With all the computers, electronic communications, etc…there was a great need for compressed air to keep these systems clear of dust.  So you see, just because 1 person made a poor and tragic decision didn’t necessarily mean everyone else needed restraint.

I share this because this sets the scene for Jesus and legalistic religiosity He confronted day after day.  Time after time, the religious experts challenged Him.

You see, Jesus was upsetting their apple cart.  Over the generations the religious authorities instituted strident obedience to ancient law and were pretty good at enforcing it…that is, until Jesus came along.

The problem with Jesus, He wasn’t someone they could control, threaten, bribe or coerce.  When He came on the scene there was an unusual and distinct authority He infused. An authority which often left them speechless and others amazed.

And what really irritated them was His inference that they didn’t know what they were talking about because of their blind hypocrisy.

How dare He accuse them of such. After all, Jesus was a peasant, a son of a nobody carpenter…what credentials did He have, which notable Rabbi did He understudy?   He was no more qualified to instruct or correct them than the man on the moon.

They were closed in their thinking; the law was made for them and only they could determine the exceptions.

Interestingly, last week we had another earth shattering finding; this time from a Florida study on pet owners revealed their devotion, responsibility and commitment to their pets.  They were presented with a scenario that if a vehicle passing by was about to hit an unknown foreigner and their pet, who would they attempt to rescue first, the foreigner or their pet. A large number stated they would first save their pet over the foreigner.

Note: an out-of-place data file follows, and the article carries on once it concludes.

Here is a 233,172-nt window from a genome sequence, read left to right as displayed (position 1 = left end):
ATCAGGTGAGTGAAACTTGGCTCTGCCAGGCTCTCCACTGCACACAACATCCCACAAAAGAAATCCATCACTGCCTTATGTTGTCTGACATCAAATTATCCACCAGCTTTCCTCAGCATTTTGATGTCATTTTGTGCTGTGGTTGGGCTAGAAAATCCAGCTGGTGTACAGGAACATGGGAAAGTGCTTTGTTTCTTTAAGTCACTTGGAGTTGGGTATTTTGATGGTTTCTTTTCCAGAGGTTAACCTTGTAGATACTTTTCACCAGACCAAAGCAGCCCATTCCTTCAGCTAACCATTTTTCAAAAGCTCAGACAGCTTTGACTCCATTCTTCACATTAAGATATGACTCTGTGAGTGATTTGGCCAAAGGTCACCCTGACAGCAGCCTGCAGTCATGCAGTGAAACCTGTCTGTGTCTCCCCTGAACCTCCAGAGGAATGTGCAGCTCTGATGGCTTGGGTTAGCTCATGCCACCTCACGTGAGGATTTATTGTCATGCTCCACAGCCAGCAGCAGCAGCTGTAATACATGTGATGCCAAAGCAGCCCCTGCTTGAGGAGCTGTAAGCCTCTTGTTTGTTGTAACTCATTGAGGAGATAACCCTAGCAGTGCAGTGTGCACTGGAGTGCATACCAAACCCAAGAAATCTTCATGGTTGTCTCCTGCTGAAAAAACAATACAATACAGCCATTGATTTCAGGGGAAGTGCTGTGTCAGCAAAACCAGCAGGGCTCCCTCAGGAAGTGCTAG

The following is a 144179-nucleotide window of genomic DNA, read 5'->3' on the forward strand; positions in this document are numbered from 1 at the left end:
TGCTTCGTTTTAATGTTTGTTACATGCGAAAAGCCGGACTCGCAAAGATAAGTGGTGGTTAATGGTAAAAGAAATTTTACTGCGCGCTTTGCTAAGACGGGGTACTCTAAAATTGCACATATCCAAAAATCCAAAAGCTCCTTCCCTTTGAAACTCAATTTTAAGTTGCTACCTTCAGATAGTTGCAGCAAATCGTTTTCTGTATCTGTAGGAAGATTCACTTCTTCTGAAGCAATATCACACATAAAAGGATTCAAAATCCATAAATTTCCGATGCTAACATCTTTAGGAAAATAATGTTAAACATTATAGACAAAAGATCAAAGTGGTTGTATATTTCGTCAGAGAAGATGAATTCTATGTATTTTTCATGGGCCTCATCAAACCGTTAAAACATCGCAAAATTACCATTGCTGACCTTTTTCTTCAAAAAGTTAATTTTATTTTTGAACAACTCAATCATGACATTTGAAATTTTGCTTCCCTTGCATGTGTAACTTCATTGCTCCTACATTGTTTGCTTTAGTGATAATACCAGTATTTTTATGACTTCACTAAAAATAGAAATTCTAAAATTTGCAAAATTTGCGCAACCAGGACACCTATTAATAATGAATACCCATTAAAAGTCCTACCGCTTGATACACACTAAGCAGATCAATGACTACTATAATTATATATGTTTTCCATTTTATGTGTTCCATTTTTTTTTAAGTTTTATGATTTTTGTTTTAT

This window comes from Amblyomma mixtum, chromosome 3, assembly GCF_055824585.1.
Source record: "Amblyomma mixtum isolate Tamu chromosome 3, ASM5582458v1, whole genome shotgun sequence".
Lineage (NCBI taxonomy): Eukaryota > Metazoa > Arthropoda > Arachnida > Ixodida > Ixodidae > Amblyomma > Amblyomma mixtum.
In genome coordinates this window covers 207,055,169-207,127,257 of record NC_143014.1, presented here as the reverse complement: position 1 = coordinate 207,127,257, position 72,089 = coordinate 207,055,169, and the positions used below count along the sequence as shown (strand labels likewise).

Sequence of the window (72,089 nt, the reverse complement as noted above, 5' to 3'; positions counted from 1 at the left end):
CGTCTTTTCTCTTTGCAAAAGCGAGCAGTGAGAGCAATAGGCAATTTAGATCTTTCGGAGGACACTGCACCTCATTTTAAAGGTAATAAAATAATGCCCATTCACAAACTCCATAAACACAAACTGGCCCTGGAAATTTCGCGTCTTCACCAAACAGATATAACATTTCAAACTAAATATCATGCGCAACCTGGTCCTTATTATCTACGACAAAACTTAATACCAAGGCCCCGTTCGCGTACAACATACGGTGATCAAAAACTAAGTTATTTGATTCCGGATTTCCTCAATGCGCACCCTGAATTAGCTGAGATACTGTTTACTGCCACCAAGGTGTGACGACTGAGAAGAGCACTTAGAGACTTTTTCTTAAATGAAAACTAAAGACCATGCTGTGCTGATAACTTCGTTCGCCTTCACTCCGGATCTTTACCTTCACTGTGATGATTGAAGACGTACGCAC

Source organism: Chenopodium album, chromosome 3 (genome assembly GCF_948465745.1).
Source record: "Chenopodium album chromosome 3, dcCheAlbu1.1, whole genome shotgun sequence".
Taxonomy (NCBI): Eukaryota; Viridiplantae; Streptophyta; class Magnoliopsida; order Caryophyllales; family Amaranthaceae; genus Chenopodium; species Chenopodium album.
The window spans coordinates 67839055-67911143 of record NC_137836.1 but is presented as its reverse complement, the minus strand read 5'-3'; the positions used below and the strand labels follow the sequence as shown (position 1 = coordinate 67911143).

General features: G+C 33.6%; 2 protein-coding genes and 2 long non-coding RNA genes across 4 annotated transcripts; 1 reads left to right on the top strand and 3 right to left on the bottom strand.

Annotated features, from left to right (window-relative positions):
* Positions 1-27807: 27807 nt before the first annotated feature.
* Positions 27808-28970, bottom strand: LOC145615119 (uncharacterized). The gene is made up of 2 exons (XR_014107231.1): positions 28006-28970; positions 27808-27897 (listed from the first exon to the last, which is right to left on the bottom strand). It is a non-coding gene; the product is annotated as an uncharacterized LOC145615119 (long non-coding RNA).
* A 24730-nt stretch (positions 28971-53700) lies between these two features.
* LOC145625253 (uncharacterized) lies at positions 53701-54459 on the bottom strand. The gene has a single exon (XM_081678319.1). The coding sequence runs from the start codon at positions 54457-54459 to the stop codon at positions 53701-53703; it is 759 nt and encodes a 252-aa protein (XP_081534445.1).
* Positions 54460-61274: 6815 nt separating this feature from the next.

The scenario was rephrased, and instead of a foreigner, the one about to be hit by a passing car was a fellow American.  Though less, many still chose the pet first.

In much the same way described in the story in Luke 13, the religious experts would make an exception to lead their ox or donkey to water on the Sabbath, but would refuse healing to one afflicted for 18 years.

In His day Jesus confronted the same phenomena we face today, whenever we put possession, such as an ox or donkey, car or smartphone, before another person we are actually violating the very tenants of what we say we believe.

  • We say we love our neighbor but avoid those who are not like us;
  • we say we have a passion for souls who don’t know Christ as their Savior but we fail to seek them even though they are all around us;
  • we say we aren’t biased, prejudiced or bigoted but we do not go out of our way putting our ideology aside to embrace those who differ from us;
  • we say we love our enemies, we say we forgive as Christ forgives us but our forgiveness is often selective to those we feel deserve or earned it;
  • we say we are friends with Christ but prove unfriendly to those Christ calls His friends;
  • We say we are giving and generous and care for the needy, but our monthly account ledgers and credit card statements show more invested into ourselves and our things than for others and the mission of Christ’s church;
  • Or, here’s the kicker….we want our doors open to everyone…but you better not clog up the toilets, stain our new carpets, and mar our freshly painted walls.

It wasn’t that Jesus neglected or rejected the perfect law of God; His objection was when people used the law, used their religion, used their houses of worship or used their faith and convictions in such a way that it dehumanized others, discounted them, and made them feel worthless and ashamed, thus preventing them from experiencing the grace and kindness of God and the power of His healing and transformation.

So often, when we hear Jesus chide the Religious Dogmatists of His day, we say “Amen” for His standing up for the “little guy.”

But, can Jesus’ chiding apply to us too?

Whenever we put a possession before a person, whenever we value an item over a need, whenever we pride ourselves in our own conviction while another one weeps and suffers….then we must rethink and say,

  • “Thank you, Jesus for speaking to me…
  • thank you for reminding me and setting me straight, for once I was blind and now I see;
  • lift me Lord to new heights that I may perceive what You perceive;
  • break the shackles that bind me to me;
  • yes, free me from doing what is right to the neglect of that which is good;
  • and rescue me from my own trouble, free & lift me so my song shall be, ‘glory hallelujah, Jesus lifted me!’”